Data regarding State of Kansas agency spending presented in an interactive visualization.
The source of this data is KanView, the Kansas transparency portal, through its download center. Data from multiple years are combined into one database. Data starts with fiscal year 2011.
Of this data, KanView advises: “Agency expenditure data is available by Agency Fund Type, Agency Primary Expenditure Accounts, and by Agency Program.” The various views of the visualization show this data arranged in these ways.
Regarding accounts, KanView offers this explanation:
State expenditures are classified at a primary, intermediate, and detail level account codes. These classifications facilitate the various levels of reporting detail required for budgetary, financial, management, or other reports.
Seven primary expenditure classifications are prescribed. Intermediate classifications are assigned within each primary classification. Within each intermediate classification is the detail classifications used to code accounting transactions.
The prescribed primary classifications are:
Salaries and Wages: Amounts paid to, or on behalf of, elected or appointed state officials and employees.
Contractual Services: Payments for communications, freight and express, printing and advertising, rentals, repairing and servicing, employee travel expense reimbursement, utilities, and professional or other services.
Commodities: Payments for consumable supplies, maintenance materials and parts, and other miscellaneous purchases.
Capital Outlay: Payments for machinery, equipment, land, vehicles, buildings and other major purchases.
Grants, Claims and Shared Revenue: Disbursements for grants, claims, shared revenue and other related disbursements where the disbursing agency does not receive a direct service or tangible asset.
Debt Service: Payments of principal, interest and service charges on borrowed money.
Non-Expense Items: Disbursements for refunds, advances, investments and other disbursements not properly classified as governmental expenditures.
Expense Transfers: Agency use of transfer account codes is generally only on interfund transactions between state agencies. Transfers move cash from one fund to another fund within the State Treasury.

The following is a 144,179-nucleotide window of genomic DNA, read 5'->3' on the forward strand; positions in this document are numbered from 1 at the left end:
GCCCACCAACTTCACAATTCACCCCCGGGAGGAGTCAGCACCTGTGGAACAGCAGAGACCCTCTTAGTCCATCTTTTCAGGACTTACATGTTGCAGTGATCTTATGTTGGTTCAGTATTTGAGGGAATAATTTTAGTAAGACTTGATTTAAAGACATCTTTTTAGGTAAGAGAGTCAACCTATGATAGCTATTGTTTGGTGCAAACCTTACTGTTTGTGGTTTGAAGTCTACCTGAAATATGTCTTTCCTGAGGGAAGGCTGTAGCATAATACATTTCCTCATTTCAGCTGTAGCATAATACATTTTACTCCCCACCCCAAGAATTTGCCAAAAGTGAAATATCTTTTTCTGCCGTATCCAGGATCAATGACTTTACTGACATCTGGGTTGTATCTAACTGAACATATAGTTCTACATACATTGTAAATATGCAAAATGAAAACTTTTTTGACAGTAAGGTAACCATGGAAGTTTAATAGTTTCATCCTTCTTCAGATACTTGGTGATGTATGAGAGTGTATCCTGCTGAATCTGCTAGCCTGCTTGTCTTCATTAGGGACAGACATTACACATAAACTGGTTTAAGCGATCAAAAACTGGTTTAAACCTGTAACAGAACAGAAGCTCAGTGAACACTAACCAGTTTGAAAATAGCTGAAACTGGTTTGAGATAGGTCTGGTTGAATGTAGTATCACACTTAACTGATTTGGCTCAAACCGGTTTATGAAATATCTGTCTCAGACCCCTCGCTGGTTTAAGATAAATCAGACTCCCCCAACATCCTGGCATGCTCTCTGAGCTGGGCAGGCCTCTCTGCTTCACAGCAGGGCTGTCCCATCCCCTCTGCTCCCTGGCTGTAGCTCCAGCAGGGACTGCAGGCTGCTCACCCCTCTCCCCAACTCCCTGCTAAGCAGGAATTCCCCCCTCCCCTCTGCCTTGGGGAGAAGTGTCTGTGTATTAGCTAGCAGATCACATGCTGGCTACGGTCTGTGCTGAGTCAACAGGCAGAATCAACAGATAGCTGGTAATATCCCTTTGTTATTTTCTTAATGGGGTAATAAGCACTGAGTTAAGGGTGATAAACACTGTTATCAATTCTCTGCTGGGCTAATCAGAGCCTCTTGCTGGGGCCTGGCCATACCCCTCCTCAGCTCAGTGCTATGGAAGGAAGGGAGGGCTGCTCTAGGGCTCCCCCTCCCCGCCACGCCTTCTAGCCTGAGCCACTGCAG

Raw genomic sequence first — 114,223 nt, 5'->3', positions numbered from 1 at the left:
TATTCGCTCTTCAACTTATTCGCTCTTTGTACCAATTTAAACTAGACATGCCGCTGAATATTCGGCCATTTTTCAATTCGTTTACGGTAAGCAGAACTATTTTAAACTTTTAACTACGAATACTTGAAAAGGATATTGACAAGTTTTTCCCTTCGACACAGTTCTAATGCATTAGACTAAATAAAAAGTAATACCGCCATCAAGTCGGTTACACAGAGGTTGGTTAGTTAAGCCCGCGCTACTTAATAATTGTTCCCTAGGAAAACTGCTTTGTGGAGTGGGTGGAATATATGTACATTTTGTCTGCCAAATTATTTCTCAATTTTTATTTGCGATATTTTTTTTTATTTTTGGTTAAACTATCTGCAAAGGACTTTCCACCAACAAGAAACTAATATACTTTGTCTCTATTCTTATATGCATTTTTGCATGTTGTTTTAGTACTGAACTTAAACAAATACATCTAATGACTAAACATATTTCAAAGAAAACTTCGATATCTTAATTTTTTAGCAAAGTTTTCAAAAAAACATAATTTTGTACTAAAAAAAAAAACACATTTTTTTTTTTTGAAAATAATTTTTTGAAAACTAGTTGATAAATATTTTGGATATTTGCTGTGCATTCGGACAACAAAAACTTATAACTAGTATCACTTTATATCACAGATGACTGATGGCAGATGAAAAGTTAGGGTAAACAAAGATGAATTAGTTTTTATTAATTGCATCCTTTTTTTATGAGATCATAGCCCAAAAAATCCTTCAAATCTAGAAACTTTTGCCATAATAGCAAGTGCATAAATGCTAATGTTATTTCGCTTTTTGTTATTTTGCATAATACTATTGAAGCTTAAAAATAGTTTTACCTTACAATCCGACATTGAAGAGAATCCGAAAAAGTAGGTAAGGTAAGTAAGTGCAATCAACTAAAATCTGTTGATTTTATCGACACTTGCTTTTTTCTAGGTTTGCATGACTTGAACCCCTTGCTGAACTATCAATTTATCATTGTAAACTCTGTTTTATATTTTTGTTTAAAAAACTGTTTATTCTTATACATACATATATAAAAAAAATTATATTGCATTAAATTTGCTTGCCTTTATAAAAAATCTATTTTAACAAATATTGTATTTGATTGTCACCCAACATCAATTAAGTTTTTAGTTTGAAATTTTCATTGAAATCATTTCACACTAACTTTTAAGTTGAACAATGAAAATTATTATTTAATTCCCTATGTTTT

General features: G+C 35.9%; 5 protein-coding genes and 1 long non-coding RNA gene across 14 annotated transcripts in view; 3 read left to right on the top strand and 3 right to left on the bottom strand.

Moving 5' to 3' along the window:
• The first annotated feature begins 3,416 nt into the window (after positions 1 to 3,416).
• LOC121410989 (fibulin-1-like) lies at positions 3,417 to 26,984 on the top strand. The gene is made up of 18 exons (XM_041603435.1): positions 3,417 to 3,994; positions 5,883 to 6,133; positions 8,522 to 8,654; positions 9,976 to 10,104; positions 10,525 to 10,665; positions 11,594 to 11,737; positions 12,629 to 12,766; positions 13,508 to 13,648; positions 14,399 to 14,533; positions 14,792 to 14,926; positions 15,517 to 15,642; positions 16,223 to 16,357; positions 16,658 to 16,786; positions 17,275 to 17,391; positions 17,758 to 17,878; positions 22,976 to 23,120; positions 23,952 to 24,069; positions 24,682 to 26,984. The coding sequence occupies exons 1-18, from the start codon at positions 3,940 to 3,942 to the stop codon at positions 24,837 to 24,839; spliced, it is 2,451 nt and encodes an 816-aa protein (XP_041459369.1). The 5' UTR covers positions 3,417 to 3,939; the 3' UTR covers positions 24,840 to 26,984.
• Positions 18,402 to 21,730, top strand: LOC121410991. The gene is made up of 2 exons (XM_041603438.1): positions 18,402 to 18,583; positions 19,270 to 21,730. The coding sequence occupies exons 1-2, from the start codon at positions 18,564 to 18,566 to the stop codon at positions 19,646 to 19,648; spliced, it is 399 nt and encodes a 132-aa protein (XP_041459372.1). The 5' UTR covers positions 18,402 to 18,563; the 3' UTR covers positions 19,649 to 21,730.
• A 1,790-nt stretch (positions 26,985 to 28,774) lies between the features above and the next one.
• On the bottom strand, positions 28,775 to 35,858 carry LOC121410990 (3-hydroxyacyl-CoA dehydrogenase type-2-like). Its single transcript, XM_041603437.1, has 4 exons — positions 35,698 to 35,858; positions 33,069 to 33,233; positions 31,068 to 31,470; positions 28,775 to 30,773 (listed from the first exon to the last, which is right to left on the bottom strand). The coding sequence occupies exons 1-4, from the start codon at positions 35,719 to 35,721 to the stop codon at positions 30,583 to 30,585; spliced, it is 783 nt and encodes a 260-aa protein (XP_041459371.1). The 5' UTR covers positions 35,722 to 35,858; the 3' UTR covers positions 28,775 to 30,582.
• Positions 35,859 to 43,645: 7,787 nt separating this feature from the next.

The function view identifies expenditures for high-level activities and programs of the State, upon selecting a high-level function, specific programs within this function can then be displayed for a particular state agency.
Major State Functions include: General Administration, Human Resources, Education, Public Safety, Agriculture and Natural Resources, Highways and Other Transportation, Health and Environment, Economic Development, Lottery, and Universities.
For funds, KanView explains:
A “fund” is the fundamental unit of accounting designed to demonstrate legal compliance and to aid financial management by segregating transactions related to certain governmental functions or activities. Fund View initially displays the major fund types denoting the high-level purpose of the underlying funds as classified in the statewide accounting and reporting system. Upon selecting a major fund type, specific funds can then be displayed for a particular state agency. Each agency fund is further segregated by individual accounts (for budgetary or other legal requirements) which provides an additional level of classification.
Valid major fund types and descriptions are:
State General Fund: The primary operating fund of the State. It accounts for all financial resources of the State except those required to be accounted for in another fund. The state general fund is primarily supported by tax revenue.
Special Revenue Funds: Funds established for specific purposes normally specified by state statutes, or in the case of federal grants, for purposes specified by the federal government. These funds are primarily supported by user fees or grants.
Capital Projects Funds: Funds established to account for the acquisition and construction of major capital facilities other than those financed by proprietary funds and trust funds.
Debt Service Funds: Funds established to account for the accumulation of resources and the payment of long term debt principal and interest.
Enterprise Funds: Funds established to account for activities that are generally of a business nature where goods or services a sold to the general public or similar customer groups.
Internal Service Funds: Funds established to account for goods and services provided to other state agencies or internal departments on a cost-reimbursement basis.
Trust and Agency Funds: Trust funds contain monies received, held, and disbursed by the State acting as a trustee, agent, or custodian. Agency funds contain monies collected by the State as an agent and disbursed to other governments, businesses or individuals.
Component Units Funds: Funds of component unit(s). A component unit is a legally separate organization for which the primary government is financially accountable.